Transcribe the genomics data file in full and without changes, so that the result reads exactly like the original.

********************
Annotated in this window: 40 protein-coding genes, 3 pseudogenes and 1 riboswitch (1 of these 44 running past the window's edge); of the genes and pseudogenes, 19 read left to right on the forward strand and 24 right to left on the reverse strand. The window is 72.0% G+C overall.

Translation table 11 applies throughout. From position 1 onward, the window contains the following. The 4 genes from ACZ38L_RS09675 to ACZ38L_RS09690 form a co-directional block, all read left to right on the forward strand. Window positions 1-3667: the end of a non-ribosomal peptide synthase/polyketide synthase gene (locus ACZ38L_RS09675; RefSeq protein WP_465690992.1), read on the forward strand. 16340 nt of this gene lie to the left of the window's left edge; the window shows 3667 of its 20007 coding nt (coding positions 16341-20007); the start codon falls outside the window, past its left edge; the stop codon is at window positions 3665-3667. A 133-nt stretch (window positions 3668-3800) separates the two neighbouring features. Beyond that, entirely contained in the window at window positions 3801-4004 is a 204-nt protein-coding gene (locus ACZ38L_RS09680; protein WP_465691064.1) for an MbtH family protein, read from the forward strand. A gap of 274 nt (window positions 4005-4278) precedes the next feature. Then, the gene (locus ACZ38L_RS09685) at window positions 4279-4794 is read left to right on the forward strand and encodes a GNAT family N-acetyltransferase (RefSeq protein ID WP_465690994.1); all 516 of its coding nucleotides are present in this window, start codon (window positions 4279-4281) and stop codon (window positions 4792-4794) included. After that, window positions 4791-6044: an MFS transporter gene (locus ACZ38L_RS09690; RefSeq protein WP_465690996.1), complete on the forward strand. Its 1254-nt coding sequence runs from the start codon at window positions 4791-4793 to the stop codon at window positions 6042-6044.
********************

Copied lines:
Annotated in this window: 40 protein-coding genes, 3 pseudogenes and 1 riboswitch (1 of these 44 running past the window's edge); of the genes and pseudogenes, 19 read left to right on the forward strand and 24 right to left on the reverse strand. The window is 72.0% G+C overall.

Translation table 11 applies throughout. From position 1 onward, the window contains the following. The 4 genes from ACZ38L_RS09675 to ACZ38L_RS09690 form a co-directional block, all read left to right on the forward strand. Window positions 1-3667: the end of a non-ribosomal peptide synthase/polyketide synthase gene (locus ACZ38L_RS09675; RefSeq protein WP_465690992.1), read on the forward strand. 16340 nt of this gene lie to the left of the window's left edge; the window shows 3667 of its 20007 coding nt (coding positions 16341-20007); the start codon falls outside the window, past its left edge; the stop codon is at window positions 3665-3667. A 133-nt stretch (window positions 3668-3800) separates the two neighbouring features. Beyond that, entirely contained in the window at window positions 3801-4004 is a 204-nt protein-coding gene (locus ACZ38L_RS09680; protein WP_465691064.1) for an MbtH family protein, read from the forward strand. A gap of 274 nt (window positions 4005-4278) precedes the next feature. Then, the gene (locus ACZ38L_RS09685) at window positions 4279-4794 is read left to right on the forward strand and encodes a GNAT family N-acetyltransferase (RefSeq protein ID WP_465690994.1); all 516 of its coding nucleotides are present in this window, start codon (window positions 4279-4281) and stop codon (window positions 4792-4794) included. After that, window positions 4791-6044: an MFS transporter gene (locus ACZ38L_RS09690; RefSeq protein WP_465690996.1), complete on the forward strand. Its 1254-nt coding sequence runs from the start codon at window positions 4791-4793 to the stop codon at window positions 6042-6044.